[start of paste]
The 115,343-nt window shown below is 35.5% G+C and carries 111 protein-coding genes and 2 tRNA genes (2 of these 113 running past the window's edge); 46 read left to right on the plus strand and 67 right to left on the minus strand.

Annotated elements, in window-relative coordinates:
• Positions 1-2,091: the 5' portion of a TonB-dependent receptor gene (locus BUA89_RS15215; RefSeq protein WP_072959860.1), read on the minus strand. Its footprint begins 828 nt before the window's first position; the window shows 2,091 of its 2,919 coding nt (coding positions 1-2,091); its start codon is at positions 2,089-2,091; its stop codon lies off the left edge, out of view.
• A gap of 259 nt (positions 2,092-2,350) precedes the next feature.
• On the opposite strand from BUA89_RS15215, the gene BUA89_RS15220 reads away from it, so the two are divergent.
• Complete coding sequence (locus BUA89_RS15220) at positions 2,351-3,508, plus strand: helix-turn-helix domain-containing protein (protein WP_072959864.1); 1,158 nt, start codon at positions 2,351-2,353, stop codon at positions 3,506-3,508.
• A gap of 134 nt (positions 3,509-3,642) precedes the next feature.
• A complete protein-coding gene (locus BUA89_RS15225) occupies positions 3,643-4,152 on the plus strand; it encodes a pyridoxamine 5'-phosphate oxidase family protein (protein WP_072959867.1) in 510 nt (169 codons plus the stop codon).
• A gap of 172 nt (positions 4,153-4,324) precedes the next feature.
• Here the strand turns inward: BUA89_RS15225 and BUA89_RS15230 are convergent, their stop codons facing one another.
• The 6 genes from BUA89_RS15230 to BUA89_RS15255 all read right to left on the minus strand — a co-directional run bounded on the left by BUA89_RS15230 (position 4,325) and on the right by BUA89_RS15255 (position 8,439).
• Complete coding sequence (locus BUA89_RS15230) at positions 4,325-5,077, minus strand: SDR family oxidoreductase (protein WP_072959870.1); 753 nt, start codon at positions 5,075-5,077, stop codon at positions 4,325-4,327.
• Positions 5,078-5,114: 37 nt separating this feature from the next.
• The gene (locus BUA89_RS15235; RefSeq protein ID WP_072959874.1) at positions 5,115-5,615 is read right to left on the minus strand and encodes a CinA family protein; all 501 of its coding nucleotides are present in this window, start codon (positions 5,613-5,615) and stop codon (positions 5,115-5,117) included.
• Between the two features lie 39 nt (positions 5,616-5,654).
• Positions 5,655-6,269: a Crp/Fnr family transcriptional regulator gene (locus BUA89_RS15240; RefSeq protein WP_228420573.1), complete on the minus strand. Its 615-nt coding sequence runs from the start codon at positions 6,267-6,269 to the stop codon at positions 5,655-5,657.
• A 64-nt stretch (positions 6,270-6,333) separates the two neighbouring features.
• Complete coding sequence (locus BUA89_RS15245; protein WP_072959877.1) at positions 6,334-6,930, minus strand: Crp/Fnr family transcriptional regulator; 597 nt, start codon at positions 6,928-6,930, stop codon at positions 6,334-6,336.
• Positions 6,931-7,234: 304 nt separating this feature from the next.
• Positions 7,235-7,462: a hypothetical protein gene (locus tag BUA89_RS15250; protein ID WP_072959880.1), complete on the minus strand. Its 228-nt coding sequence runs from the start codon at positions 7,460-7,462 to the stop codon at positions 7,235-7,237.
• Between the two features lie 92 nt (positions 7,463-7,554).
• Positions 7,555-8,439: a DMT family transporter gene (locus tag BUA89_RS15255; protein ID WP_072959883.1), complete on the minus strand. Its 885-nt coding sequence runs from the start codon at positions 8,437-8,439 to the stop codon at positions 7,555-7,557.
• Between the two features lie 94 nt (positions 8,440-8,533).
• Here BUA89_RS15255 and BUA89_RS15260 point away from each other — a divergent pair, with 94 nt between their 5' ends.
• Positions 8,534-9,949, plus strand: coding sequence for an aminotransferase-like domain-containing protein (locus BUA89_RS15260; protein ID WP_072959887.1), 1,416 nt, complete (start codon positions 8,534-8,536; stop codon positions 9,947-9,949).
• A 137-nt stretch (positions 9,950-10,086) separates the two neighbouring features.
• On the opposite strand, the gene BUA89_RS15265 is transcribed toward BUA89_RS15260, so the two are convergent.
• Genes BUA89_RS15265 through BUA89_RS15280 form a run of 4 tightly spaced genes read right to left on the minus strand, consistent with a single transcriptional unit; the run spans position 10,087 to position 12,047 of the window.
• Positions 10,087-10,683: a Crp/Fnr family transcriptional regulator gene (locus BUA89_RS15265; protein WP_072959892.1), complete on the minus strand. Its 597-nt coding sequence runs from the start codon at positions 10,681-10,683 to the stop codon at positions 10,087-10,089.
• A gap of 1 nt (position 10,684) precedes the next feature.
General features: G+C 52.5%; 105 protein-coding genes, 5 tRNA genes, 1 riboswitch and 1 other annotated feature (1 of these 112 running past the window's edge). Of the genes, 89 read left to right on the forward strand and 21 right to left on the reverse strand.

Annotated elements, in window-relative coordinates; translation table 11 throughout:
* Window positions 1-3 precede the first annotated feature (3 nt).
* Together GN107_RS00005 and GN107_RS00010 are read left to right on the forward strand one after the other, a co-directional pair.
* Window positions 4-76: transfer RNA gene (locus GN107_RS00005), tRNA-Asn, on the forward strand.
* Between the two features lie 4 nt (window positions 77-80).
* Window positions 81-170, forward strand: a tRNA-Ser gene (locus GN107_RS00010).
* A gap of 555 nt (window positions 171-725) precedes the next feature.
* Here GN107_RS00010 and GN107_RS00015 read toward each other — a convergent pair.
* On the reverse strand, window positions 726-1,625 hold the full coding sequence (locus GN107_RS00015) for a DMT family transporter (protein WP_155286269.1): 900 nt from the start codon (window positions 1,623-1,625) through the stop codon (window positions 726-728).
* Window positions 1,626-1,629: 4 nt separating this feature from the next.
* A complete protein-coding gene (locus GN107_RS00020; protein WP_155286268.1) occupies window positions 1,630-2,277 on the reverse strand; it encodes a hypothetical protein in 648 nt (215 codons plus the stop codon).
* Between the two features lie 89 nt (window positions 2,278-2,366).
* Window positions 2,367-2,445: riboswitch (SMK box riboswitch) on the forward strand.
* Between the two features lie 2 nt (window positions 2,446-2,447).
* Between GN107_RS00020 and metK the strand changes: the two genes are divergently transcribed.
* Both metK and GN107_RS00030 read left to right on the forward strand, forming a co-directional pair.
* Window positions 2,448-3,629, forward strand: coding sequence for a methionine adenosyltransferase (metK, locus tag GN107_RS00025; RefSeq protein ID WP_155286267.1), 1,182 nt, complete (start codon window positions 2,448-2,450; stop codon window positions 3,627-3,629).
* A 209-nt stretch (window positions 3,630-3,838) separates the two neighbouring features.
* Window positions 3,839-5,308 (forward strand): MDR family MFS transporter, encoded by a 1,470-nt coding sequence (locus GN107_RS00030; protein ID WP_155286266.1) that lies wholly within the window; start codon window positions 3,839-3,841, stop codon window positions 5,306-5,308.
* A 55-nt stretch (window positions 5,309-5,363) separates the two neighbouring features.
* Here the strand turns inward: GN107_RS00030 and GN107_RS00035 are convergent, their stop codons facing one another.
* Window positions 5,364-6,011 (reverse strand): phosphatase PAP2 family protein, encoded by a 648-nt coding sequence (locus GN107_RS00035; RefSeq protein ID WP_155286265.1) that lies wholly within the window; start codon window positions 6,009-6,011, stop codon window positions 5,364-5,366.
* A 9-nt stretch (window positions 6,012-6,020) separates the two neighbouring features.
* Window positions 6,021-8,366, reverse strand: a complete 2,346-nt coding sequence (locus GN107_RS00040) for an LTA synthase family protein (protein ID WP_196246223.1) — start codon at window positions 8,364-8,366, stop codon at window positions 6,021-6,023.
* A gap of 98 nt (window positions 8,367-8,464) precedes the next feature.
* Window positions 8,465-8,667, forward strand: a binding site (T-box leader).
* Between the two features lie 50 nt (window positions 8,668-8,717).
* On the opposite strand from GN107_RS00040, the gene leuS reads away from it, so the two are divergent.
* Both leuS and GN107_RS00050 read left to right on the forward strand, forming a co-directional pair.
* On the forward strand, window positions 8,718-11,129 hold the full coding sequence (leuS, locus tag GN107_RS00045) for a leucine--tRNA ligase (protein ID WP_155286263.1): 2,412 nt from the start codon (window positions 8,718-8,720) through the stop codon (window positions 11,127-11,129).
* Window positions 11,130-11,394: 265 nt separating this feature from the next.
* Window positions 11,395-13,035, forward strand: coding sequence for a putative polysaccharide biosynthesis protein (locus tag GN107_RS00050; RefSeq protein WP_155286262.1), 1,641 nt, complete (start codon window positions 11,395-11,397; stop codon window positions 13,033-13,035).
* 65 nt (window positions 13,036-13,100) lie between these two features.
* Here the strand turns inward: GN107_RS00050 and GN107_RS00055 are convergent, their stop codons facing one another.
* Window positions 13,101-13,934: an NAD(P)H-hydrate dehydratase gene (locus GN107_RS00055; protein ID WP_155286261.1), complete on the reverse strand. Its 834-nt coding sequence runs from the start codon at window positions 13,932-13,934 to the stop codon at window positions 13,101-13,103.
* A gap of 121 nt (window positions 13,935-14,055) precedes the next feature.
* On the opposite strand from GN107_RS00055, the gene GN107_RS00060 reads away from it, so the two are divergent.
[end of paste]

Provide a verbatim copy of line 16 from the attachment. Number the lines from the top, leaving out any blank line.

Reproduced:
• Positions 5,655-6,269: a Crp/Fnr family transcriptional regulator gene (locus BUA89_RS15240; RefSeq protein WP_228420573.1), complete on the minus strand. Its 615-nt coding sequence runs from the start codon at positions 6,267-6,269 to the stop codon at positions 5,655-5,657.